“Expert tip: When using the end of a rake handle to break ice, hold the business end of the rake away from you so you donโ€™t hit yourself on the back of the head.”

I had to chuckle when I read this. I totally appreciate your comic humility. And I agree with Jeff, well written! If you wrote a book, I would read it. Just sayin’… I feel the same way about winter as you. I have to totally psych myself up for it. I am thankful that we just seem to get pulled along into it without really noticing, at least through the end of December. When the temperature drops my muscles don’t want to work the same way, and I totally slow down, even if I’m warm and cozy in the house, so I am not very productive and I sleep a lot. I am planning on catching up on some reading this winter, and hoping to start planning our first garden in our new house. We moved from RI to CT this past May and although in miles it wasn’t that far, I learned the growing season here is actually a few weeks shorter than in Rhode Island. Oh well! We got the first bit of snow this week and it does look very beautiful, but I too am dreaming of spring!

Deborah December 11, 2013 at 2:07 pm

I wear lots of my handmade hats, scarves, and sweaters. Two pairs of woolen socks and an electric blanket help, too.

Marti December 11, 2013 at 8:15 pm

I tend to hibernate in winter too, but I love it. I don’t have to go out to break ice though, so that probably helps. Hope your head feels better soon. ๐Ÿ˜‰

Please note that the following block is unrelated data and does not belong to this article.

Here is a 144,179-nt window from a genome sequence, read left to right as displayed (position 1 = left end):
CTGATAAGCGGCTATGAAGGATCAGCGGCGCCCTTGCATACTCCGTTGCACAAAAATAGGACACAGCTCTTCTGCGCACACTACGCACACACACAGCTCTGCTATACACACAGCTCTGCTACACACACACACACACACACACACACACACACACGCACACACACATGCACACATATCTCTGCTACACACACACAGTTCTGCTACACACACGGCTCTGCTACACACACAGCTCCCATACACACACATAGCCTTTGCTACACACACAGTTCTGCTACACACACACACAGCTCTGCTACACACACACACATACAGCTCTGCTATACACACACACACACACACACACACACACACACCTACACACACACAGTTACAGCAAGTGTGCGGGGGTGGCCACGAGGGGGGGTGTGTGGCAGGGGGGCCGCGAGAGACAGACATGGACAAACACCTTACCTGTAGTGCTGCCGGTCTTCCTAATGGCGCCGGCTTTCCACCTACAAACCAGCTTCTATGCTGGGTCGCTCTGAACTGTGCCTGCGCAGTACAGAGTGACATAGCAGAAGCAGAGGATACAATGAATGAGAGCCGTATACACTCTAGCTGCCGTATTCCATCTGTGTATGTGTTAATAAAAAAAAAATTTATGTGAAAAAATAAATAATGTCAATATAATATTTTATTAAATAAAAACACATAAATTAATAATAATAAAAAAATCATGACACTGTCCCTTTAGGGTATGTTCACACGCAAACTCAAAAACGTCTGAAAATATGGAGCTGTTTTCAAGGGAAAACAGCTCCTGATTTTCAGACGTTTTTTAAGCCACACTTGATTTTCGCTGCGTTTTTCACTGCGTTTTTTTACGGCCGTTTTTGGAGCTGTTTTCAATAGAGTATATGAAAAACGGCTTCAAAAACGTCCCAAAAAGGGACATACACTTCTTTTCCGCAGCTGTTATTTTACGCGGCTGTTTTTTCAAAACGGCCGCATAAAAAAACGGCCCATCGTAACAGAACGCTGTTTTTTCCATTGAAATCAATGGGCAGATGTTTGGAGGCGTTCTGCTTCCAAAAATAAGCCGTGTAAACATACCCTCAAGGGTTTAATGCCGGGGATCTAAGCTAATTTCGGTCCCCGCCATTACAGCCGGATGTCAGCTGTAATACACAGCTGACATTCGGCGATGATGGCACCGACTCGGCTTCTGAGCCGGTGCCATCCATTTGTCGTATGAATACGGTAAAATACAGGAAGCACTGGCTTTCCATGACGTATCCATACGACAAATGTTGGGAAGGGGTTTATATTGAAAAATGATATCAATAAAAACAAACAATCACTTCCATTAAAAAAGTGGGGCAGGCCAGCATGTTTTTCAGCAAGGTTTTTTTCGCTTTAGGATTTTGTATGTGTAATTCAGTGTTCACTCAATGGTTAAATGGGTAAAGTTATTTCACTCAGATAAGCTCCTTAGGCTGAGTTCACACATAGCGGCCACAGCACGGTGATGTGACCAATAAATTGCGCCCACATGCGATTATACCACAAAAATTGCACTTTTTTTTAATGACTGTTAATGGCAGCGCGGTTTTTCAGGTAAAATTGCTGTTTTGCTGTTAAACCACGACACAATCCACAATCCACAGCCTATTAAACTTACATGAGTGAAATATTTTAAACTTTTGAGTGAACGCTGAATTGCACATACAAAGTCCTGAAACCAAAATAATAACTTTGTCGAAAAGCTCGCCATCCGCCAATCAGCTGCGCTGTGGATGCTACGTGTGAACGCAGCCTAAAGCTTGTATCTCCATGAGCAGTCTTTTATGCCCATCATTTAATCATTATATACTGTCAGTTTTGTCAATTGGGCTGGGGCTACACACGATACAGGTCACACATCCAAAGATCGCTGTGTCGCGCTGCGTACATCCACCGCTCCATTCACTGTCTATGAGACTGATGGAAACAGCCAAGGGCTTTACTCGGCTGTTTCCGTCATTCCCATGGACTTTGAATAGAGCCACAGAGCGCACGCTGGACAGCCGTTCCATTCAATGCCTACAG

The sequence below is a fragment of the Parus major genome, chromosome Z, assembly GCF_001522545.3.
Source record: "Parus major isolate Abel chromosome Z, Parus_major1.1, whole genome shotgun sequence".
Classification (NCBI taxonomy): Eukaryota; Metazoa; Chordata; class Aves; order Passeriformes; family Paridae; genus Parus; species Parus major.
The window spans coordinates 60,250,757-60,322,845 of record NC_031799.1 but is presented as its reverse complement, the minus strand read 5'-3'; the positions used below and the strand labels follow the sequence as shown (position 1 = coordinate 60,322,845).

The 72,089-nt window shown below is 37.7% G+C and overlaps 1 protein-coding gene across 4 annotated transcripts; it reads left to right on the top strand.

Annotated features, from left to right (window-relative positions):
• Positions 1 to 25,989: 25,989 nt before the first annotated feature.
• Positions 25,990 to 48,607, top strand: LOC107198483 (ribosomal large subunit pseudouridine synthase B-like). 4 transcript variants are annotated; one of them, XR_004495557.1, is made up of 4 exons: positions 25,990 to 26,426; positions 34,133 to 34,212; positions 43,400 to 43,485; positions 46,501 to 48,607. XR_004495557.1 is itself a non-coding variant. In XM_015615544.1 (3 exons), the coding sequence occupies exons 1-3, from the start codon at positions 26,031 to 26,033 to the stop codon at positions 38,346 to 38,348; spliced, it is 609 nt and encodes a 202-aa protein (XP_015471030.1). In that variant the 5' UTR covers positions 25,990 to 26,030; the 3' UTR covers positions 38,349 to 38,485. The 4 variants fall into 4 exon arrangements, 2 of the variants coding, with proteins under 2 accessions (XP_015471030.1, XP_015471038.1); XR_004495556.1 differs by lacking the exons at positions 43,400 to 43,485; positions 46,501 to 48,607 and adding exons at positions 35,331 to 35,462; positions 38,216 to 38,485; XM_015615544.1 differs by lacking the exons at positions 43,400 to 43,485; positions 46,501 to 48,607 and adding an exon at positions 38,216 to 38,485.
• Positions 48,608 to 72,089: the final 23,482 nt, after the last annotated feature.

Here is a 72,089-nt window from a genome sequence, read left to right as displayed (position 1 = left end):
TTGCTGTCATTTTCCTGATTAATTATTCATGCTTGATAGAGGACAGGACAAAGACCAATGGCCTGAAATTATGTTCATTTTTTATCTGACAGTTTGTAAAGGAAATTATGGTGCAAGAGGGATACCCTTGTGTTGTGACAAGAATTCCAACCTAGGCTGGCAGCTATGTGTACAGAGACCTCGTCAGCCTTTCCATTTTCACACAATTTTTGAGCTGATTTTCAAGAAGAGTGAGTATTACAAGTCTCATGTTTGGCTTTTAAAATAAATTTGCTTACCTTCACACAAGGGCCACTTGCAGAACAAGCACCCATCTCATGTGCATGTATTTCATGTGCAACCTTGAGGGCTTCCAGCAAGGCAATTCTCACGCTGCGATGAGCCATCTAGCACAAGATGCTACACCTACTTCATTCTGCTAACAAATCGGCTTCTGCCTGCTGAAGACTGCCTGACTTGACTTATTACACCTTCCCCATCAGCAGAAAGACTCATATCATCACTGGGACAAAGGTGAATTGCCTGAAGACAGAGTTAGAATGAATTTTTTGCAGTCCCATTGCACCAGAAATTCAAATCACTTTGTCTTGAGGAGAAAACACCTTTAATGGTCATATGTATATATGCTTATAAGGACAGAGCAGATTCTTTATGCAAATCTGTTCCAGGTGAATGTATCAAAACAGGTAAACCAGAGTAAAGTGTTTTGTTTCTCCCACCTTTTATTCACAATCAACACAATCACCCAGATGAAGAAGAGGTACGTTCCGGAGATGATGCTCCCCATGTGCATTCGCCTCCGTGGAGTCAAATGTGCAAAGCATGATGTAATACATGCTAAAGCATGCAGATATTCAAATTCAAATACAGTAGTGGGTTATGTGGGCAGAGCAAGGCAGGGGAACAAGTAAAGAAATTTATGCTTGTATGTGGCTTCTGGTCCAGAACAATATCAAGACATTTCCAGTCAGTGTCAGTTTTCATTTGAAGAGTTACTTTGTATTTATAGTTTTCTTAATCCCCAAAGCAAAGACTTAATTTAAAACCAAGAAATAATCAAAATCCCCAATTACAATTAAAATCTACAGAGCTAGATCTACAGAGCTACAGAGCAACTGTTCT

Lori G. December 12, 2013 at 5:17 am

Oh honey. It’s definitely winter despite what the calendar might say. We’ve had snow and been below freezing for days. How do I make it through? Two words: Seed catalogs.

Debbie Cowling December 12, 2013 at 6:49 am

I am from Ontario, Canada so it gets very cold up here, but some parts of U.S. do so as well. What I do to get through it is ignore it – Of course, I don’t drive in really bad weather, but I am not like some people here looking at the weather forecast 5 times a
day and always talking about the weather. I just try to forget about it and go on with life. Sitting beside our fireplace is nice too – we heat with wood.

Amy December 12, 2013 at 7:48 am

I, too, second Jeff’s opinion. I’m just thankful I don’t have to mow for a few months.:)

CatLady December 12, 2013 at 9:38 am